The identification of prognostic factors that are associated with the outcomes of critically ill patients can be helpful to physicians in making treatment plans and discussing goals of care with patients and their relatives. In-hospital mortality is high in critically ill patients with candidemia, and its incidence increases when these patients also have NOAF. Although much remains to be understood, heightened awareness and early intervention may help reduce the suffering of these patients.
The incidence of NOAF varies from 1% to 5% in regular inpatients [22, 23], 4.5% to 29.5% in mixed ICU patients , 8% to 10% in patients with sepsis, 6% to 22% in patients with severe sepsis [25-27], and 23% to 44% in patients with septic shock [28-30]. In our study, we demonstrated that 28.3% of all patients with candidemia developed NOAF which is much higher than the incidence reported in previous studies on NOAF in critically ill patients (1.8% to 10%) and similar to the incidence for patients with septic shock [31-33]. This increasing incidence may support the hypothesis that a systemic inflammatory response, increased physiological stress and autonomic dysfunction are major triggering factors for the development of AF in these patients[34, 35].
Compared with patients who have never developed AF, the duration of mechanical ventilation for patients with NOAF was significantly prolonged, which translated into more resource utilization and higher costs. Patients with NOAF also had an extremely high in-hospital mortality rate (73.1%) and 1 year mortality rate after discharge from hospital (85.7%). In the Kaplan-Meier univariate analysis and multivariate logistic regression analysis, NOAF was significantly associated with higher in-hospital mortality and 1 year mortality in patients with candidemia, which indicated that NOAF could be a predictor for poor outcomes of these patients.
According to a previous study, patients with NOAF had an increased risk of embolic stroke. In our study, NOAF in patients with candidemia was associated with an increased risk of stroke compared with patients without AF. In the multivariate analysis, stroke was also associated with in-hospital mortality. The possible explanations are that AF could cause embolic and ischaemic stroke which could be attributable to haemodynamic instability and biochemical disturbances and lead to clinical deterioration and death [37-39].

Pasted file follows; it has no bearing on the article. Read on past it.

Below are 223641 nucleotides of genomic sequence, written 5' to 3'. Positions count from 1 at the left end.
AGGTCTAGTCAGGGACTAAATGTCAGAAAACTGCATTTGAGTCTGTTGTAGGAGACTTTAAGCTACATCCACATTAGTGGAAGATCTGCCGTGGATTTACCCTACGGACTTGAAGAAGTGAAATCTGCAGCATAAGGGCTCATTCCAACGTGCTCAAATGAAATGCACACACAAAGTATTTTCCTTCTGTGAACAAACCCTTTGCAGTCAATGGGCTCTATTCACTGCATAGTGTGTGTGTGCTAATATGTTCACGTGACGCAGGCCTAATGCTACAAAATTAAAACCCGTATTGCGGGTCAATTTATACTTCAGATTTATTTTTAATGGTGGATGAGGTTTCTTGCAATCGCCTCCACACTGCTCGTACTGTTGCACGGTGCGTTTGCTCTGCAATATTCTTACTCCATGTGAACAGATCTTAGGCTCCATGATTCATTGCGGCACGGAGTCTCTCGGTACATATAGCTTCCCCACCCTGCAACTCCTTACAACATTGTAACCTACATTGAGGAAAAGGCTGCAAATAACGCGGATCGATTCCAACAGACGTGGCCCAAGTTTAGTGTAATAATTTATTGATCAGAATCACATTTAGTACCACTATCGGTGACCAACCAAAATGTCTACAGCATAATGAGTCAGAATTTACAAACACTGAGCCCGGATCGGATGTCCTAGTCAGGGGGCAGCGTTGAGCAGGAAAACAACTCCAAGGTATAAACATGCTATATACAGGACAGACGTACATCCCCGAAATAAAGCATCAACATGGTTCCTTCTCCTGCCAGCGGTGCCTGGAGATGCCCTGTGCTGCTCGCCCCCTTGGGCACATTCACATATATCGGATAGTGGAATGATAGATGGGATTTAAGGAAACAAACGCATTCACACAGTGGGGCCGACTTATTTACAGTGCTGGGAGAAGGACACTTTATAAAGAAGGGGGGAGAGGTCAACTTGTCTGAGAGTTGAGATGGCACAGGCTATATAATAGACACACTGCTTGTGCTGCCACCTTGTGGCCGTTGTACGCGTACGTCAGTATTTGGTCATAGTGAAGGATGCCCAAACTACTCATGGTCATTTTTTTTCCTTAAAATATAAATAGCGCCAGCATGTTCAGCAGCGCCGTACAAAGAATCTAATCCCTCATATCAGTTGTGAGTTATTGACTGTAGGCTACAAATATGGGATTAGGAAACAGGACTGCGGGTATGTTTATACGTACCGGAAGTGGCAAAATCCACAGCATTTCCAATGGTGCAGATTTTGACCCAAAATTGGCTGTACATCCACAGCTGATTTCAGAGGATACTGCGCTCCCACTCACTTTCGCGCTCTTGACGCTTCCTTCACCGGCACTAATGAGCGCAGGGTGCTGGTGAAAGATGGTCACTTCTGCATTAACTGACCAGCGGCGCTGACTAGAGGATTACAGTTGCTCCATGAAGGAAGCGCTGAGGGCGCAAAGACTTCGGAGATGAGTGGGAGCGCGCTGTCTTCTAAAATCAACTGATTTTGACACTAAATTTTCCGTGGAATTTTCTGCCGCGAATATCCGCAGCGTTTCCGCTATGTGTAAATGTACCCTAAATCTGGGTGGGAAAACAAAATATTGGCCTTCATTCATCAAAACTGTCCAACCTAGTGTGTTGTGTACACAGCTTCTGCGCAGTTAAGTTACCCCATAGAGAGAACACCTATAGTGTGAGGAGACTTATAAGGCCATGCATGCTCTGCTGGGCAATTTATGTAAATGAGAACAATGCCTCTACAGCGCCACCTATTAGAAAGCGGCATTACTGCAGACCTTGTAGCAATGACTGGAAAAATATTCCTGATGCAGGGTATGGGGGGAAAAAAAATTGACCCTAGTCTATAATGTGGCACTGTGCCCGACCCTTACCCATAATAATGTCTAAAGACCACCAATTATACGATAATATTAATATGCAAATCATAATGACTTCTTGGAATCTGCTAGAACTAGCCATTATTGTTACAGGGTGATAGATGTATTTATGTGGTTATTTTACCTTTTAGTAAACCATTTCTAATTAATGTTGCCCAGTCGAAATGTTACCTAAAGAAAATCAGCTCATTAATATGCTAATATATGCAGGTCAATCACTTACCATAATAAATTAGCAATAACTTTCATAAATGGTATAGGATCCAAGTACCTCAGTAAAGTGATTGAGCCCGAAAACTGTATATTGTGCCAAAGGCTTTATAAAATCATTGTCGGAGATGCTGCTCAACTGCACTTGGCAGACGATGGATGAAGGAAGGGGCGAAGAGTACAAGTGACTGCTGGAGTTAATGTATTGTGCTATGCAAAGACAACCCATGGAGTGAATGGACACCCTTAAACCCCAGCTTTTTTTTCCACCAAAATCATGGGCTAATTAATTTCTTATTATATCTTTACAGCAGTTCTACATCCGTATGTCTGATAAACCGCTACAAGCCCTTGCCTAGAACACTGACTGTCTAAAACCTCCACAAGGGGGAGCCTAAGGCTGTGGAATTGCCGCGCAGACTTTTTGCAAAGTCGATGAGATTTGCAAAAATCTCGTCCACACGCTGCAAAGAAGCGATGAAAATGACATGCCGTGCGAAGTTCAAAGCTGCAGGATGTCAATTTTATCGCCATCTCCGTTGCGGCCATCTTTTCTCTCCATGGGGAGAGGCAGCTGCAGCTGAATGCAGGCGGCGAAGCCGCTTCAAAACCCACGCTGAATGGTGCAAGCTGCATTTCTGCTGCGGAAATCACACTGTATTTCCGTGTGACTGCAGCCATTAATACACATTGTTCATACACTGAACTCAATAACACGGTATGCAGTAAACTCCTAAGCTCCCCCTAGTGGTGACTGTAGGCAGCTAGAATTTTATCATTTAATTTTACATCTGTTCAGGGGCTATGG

The CHA2DS2-VASc score incorporates congestive heart failure, hypertension, age (65-74 years, ≥75 years [doubled]), diabetes, previous stroke or TIA (doubled), vascular disease, and sex. It has been widely used for the assessment of thromboembolic risk and guiding antithrombotic therapy in patients with AF. Several studies have demonstrated that a higher CHA2DS2-VASc score is an independent predictor for mortality in patients with AF [40-44]. In our study, the CHA2DS2-VASc score was higher in patients with AF than those without AF, and multivariate analysis revealed that it was also a risk factor for in-hospital mortality, suggesting that the CHA2DS2-VASc score may be a prognostic factor associated with poor outcomes in critically ill patients with candidemia.
The SOFA score is used to determine the extent of a patient’s organ dysfunction or failure. Unsurprisingly, the SOFA score was closely related to in-hospital mortality [40-44]. Anemia is a common clinical situation which could occur due to many factors, such as blood loss, nutritional deficiency, renal dysfunction, and inflammation. Similar to previous studies, patients with anemia had an increased rate of in-hospital mortality in our study. This result reminded us that we should act quickly to treat anemia appropriately according to the cause.
Strengths and limitations
To our knowledge, this study is the first to demonstrate that NOAF is associated with in-hospital mortality and 1 year mortality in critically illa patients with candidemia, which suggests that NOAF may be considered as an important predictor of deterioration among these patients.
There are several limitations in our study. Firstly, these data were retrospectively collected, and it is possible that the number of prior-AF cases may be inaccurate as many patients may have asymptomatic AF. Secondly, this was a single center study and the number of cases was relatively small, which limits the strength of our conclusions. Thirdly, the majority of patients with NOAF died within 1 year after discharge from hospital, so there was not enough data to assess long-term outcomes. Therefore, the results of our study might not be fully generalizable. Hence, a multicenter prospective, randomized controlled trial should be conducted to overcome these limitations.